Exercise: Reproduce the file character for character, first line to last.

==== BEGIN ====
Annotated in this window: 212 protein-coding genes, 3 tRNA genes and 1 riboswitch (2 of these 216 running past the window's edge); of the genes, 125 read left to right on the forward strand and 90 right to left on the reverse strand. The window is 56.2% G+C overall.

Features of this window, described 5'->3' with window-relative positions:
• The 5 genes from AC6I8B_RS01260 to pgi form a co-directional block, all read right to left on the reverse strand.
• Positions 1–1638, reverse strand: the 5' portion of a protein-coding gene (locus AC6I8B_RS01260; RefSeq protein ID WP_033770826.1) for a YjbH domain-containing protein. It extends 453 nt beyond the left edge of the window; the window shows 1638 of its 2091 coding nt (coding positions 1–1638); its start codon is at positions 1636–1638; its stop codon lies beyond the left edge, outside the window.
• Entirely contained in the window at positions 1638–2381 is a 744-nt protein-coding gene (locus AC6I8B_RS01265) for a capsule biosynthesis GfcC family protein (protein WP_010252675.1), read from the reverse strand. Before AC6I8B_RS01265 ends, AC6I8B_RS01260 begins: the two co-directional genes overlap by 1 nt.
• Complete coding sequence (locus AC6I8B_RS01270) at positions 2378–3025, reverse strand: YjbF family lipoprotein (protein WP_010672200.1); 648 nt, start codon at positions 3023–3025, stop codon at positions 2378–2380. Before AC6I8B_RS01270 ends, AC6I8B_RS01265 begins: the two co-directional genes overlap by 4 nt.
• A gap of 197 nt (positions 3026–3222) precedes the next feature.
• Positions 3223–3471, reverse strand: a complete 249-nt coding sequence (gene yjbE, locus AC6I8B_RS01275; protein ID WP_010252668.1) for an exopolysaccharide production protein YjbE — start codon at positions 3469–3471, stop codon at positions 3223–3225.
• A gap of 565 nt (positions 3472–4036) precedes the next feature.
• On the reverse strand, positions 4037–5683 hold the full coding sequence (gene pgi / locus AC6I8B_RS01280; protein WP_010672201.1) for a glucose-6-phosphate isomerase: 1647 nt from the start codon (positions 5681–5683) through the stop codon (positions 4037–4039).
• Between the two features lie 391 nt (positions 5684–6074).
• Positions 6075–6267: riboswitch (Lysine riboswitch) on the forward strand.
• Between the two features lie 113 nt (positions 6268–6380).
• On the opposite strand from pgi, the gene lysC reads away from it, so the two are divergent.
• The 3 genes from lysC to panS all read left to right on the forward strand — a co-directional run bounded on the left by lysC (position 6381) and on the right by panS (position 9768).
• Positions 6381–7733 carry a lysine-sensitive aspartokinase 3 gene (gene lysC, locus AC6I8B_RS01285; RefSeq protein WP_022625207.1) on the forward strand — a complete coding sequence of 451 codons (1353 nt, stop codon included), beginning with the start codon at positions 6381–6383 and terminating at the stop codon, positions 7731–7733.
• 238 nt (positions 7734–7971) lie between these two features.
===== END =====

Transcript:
Annotated in this window: 212 protein-coding genes, 3 tRNA genes and 1 riboswitch (2 of these 216 running past the window's edge); of the genes, 125 read left to right on the forward strand and 90 right to left on the reverse strand. The window is 56.2% G+C overall.

Features of this window, described 5'->3' with window-relative positions:
• The 5 genes from AC6I8B_RS01260 to pgi form a co-directional block, all read right to left on the reverse strand.
• Positions 1–1638, reverse strand: the 5' portion of a protein-coding gene (locus AC6I8B_RS01260; RefSeq protein ID WP_033770826.1) for a YjbH domain-containing protein. It extends 453 nt beyond the left edge of the window; the window shows 1638 of its 2091 coding nt (coding positions 1–1638); its start codon is at positions 1636–1638; its stop codon lies beyond the left edge, outside the window.
• Entirely contained in the window at positions 1638–2381 is a 744-nt protein-coding gene (locus AC6I8B_RS01265) for a capsule biosynthesis GfcC family protein (protein WP_010252675.1), read from the reverse strand. Before AC6I8B_RS01265 ends, AC6I8B_RS01260 begins: the two co-directional genes overlap by 1 nt.
• Complete coding sequence (locus AC6I8B_RS01270) at positions 2378–3025, reverse strand: YjbF family lipoprotein (protein WP_010672200.1); 648 nt, start codon at positions 3023–3025, stop codon at positions 2378–2380. Before AC6I8B_RS01270 ends, AC6I8B_RS01265 begins: the two co-directional genes overlap by 4 nt.
• A gap of 197 nt (positions 3026–3222) precedes the next feature.
• Positions 3223–3471, reverse strand: a complete 249-nt coding sequence (gene yjbE, locus AC6I8B_RS01275; protein ID WP_010252668.1) for an exopolysaccharide production protein YjbE — start codon at positions 3469–3471, stop codon at positions 3223–3225.
• A gap of 565 nt (positions 3472–4036) precedes the next feature.
• On the reverse strand, positions 4037–5683 hold the full coding sequence (gene pgi / locus AC6I8B_RS01280; protein WP_010672201.1) for a glucose-6-phosphate isomerase: 1647 nt from the start codon (positions 5681–5683) through the stop codon (positions 4037–4039).
• Between the two features lie 391 nt (positions 5684–6074).
• Positions 6075–6267: riboswitch (Lysine riboswitch) on the forward strand.
• Between the two features lie 113 nt (positions 6268–6380).
• On the opposite strand from pgi, the gene lysC reads away from it, so the two are divergent.
• The 3 genes from lysC to panS all read left to right on the forward strand — a co-directional run bounded on the left by lysC (position 6381) and on the right by panS (position 9768).
• Positions 6381–7733 carry a lysine-sensitive aspartokinase 3 gene (gene lysC, locus AC6I8B_RS01285; RefSeq protein WP_022625207.1) on the forward strand — a complete coding sequence of 451 codons (1353 nt, stop codon included), beginning with the start codon at positions 6381–6383 and terminating at the stop codon, positions 7731–7733.
• 238 nt (positions 7734–7971) lie between these two features.